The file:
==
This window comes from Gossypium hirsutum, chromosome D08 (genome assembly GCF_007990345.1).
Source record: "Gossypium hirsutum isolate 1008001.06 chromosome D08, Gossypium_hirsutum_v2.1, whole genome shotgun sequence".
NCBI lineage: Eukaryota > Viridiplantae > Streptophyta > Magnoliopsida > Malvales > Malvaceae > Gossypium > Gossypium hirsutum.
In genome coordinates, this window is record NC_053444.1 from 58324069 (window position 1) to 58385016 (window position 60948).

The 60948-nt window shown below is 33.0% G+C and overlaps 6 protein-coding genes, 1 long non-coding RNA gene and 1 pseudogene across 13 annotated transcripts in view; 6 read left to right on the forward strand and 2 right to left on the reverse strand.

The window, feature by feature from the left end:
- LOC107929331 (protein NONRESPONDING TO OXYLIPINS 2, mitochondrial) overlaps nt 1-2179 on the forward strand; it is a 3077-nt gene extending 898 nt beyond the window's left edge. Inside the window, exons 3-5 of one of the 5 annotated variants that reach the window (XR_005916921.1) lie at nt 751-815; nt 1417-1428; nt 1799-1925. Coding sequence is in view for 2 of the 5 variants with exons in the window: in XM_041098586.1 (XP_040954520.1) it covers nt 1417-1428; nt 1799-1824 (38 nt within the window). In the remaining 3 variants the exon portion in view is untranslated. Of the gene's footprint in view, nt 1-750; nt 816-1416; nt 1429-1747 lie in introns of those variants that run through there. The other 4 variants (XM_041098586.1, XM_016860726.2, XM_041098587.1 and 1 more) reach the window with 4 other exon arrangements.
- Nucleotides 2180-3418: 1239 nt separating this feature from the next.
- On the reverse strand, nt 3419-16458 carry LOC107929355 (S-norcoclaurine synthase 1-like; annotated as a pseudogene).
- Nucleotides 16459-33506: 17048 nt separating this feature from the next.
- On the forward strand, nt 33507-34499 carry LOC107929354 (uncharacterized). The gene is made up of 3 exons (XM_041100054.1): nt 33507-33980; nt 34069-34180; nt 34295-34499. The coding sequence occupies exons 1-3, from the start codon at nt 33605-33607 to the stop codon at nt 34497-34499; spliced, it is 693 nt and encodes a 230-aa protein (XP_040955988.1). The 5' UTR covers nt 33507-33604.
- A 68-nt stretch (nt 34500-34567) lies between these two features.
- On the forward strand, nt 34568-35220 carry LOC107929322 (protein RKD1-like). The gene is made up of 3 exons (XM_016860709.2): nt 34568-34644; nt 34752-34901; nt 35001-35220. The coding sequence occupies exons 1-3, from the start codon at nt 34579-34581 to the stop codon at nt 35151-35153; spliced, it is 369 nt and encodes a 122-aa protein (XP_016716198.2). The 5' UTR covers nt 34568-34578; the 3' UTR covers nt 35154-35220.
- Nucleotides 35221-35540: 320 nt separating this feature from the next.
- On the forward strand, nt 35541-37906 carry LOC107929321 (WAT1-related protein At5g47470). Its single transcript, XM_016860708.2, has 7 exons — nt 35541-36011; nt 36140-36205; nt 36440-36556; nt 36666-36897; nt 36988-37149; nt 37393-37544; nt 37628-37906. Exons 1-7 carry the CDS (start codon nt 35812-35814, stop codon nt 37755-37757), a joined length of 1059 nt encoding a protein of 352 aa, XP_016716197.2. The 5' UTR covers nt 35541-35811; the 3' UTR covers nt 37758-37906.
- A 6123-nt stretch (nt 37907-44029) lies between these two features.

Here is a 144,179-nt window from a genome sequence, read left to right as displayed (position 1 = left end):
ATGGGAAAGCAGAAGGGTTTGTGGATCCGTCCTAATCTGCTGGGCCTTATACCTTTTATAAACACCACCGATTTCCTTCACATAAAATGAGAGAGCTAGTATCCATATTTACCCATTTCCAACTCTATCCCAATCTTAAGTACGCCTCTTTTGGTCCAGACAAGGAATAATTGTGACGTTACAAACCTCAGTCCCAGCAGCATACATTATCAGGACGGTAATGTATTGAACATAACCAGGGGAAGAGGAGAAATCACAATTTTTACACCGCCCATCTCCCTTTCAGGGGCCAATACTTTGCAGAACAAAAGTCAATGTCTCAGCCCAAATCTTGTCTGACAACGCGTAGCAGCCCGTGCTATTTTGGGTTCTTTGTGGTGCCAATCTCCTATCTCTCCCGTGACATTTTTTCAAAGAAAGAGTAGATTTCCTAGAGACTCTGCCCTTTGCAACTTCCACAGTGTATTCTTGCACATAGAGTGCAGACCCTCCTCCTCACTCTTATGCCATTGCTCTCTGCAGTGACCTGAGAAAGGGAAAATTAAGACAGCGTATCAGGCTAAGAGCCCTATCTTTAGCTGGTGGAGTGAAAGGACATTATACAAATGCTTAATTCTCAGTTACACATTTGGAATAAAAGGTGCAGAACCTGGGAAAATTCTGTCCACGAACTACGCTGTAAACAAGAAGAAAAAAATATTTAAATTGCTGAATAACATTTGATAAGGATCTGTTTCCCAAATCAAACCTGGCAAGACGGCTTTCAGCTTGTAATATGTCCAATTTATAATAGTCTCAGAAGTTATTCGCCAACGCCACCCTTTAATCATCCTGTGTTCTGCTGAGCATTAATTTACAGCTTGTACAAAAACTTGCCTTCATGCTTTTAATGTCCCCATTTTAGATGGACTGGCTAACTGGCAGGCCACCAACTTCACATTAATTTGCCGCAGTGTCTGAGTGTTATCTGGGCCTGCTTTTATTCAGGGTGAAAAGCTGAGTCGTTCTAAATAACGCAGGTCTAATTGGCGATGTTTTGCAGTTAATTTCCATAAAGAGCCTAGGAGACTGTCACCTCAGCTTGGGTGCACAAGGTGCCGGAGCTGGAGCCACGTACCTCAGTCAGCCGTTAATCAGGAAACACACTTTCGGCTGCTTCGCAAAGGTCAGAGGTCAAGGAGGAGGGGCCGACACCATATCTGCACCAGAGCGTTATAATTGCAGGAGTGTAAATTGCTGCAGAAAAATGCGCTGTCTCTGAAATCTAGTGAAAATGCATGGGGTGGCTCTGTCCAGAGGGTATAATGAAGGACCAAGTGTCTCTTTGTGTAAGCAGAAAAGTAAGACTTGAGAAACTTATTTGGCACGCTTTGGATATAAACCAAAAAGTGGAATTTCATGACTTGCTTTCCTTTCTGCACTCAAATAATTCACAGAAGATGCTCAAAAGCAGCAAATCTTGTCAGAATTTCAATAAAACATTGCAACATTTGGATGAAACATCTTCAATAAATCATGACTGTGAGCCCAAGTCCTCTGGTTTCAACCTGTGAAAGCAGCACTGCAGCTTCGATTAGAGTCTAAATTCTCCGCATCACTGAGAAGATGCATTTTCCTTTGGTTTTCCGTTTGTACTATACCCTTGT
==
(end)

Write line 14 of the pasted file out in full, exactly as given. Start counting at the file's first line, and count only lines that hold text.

- Nucleotides 35221-35540: 320 nt separating this feature from the next.